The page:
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Monitoring the gut microbiome via AI and omics: a new approach to detect infection and AMR and to support novel therapeutics in broiler precision farm


Research on precision livestock farming has been increasingly recognising the importance of studying the gut microbiome, resistome and its metabolites, as an invaluable source of information in relation to animal health and welfare. The population of gut microbiota changes in complex ways, as a consequence of external factors (environment, feed, etc.), but also as a consequence of infection, co-infection, diseases, and therapeutics. In recent work on diseases and antimicrobial resistance (AMR) in broiler farming, we demonstrated that valuable information can be extracted from the bird gut microbiome. Through the development of a custom data mining method based on machine learning (ML), we uncovered evidence of correlations between gut metagenome modifications (metagenome and composition of the microbial community), environmental variables (temperature and humidity) and the likelihood of finding antimicrobial resistance (AMR) in reference pathogens within the farm (E. coli). We discovered evidence of resistance traits shared by birds, environments, and produced meat, and isolated hot-spots where infections and resistances tend to concentrate the most within the farm. In this project, we plan to improve our ML methods to include a much larger set of variables. Within the gut, the metabolome and the possible co-presence of viruses and parasites. Within the farm, illumination and air composition, and data from optical/IR imaging and acoustic sensing. Genomics and metagenomics on many additional types of biological samples (barn floors, operator boots, drinking water, dust, air, water reservoir) will be included. Another novelty aspect will be the development of cloud-based surveillance systems. Technical innovations will be the adoption of cloud services to relieve farms from the burdens of computing and data storage, and the use of digital twins (from Industry 4.0) to support remote surveillance AI, with simple messaging sent back to the farmers.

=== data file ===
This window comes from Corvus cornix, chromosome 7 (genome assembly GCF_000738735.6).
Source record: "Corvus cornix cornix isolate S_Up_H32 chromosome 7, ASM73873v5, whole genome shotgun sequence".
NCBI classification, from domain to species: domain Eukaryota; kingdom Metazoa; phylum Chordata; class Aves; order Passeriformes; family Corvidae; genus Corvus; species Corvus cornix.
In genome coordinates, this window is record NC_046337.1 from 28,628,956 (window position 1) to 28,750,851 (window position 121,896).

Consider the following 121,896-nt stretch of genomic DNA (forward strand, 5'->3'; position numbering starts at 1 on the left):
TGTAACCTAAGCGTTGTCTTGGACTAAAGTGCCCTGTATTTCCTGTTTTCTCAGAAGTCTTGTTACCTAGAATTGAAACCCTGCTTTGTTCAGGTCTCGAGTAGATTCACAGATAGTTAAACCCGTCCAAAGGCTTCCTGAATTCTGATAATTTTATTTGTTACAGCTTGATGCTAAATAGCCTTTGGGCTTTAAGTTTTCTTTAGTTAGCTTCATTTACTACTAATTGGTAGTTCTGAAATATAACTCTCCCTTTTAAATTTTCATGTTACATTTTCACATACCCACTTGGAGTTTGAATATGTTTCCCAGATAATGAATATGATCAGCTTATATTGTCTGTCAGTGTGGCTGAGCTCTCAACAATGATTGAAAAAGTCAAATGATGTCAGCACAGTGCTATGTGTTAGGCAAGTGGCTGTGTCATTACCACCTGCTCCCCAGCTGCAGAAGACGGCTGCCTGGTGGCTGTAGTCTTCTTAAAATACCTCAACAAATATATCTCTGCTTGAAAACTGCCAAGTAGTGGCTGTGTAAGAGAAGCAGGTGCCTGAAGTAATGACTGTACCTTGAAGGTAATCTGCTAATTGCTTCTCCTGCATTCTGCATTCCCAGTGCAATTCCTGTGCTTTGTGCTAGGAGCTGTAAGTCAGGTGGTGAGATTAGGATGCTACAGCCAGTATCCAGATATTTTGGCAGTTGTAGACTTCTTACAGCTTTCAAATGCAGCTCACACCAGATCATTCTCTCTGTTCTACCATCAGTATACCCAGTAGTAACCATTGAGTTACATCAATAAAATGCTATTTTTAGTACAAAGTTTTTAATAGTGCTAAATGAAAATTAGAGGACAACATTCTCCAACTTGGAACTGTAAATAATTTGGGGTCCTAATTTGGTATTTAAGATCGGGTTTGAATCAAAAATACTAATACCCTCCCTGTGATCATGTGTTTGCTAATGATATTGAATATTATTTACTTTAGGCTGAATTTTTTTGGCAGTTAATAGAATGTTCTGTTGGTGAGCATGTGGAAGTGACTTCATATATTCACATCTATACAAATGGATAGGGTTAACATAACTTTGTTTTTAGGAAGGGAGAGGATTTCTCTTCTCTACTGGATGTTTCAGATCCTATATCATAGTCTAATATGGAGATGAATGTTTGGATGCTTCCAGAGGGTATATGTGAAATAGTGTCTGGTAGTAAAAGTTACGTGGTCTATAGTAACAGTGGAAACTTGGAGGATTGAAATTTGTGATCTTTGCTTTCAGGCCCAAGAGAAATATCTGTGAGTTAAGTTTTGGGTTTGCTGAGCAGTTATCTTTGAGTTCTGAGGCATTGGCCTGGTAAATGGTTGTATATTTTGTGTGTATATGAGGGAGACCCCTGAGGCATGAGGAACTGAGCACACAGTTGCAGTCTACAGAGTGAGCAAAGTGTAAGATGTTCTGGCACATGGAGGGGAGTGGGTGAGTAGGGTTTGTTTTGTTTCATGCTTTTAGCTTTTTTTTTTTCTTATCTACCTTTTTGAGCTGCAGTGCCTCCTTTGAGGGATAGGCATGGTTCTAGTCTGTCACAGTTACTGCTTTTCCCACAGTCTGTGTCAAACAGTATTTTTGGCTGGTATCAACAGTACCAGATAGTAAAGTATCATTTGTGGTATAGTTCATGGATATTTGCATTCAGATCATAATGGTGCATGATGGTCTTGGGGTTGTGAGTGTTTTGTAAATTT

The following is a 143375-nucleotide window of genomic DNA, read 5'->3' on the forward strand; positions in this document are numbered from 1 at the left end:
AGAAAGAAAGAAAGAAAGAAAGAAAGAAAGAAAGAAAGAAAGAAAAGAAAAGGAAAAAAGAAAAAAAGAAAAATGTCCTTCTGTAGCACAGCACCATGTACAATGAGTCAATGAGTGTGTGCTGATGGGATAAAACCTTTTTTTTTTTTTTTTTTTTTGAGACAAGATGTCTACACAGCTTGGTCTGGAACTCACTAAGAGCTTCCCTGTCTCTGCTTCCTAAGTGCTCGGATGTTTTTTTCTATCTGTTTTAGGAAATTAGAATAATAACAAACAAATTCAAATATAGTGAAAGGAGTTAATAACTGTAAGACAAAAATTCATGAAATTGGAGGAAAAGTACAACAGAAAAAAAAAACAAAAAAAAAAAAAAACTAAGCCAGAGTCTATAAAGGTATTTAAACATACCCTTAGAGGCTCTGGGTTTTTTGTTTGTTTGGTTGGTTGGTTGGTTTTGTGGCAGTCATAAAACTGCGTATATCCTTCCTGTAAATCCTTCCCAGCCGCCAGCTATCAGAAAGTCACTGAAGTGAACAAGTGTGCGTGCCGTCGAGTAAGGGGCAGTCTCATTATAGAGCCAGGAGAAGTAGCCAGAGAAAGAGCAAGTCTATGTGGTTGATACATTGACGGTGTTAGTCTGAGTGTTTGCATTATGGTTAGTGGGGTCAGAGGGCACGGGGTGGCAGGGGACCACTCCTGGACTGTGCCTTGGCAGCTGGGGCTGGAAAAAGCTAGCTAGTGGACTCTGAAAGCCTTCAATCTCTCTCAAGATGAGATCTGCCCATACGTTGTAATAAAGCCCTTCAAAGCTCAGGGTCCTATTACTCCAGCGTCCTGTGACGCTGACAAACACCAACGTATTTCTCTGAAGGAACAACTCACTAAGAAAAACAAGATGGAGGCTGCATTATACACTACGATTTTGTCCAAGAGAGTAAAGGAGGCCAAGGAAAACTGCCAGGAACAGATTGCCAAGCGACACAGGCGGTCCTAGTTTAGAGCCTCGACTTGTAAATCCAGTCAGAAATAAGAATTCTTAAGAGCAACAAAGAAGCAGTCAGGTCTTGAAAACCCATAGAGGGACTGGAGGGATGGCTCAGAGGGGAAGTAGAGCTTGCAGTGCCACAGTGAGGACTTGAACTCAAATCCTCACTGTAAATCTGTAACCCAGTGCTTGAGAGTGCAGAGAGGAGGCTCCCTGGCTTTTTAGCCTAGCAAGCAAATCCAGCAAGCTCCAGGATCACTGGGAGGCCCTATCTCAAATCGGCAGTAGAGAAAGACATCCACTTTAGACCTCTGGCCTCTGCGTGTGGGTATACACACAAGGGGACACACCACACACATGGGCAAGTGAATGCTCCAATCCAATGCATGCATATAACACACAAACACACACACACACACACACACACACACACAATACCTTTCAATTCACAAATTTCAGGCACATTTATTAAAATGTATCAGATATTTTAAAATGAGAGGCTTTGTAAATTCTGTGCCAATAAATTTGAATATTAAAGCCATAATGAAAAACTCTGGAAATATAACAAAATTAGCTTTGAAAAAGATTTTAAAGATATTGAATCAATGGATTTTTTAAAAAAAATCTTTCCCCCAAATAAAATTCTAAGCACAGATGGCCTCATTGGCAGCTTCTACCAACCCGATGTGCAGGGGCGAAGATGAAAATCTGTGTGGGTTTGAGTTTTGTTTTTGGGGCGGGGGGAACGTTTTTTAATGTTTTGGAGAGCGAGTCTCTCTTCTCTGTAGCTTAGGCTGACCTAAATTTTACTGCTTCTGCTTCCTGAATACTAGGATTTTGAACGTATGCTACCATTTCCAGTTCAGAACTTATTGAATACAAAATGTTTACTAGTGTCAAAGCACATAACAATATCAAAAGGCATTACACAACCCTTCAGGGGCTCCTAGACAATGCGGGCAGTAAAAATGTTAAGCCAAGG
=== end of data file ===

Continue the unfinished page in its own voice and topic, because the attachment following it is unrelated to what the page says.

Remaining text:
Dr Tania Dottorini; Dr Michelle Baker, Dr Dong-Hyun Kim, Professor Matthew Loose
University of Nottingham
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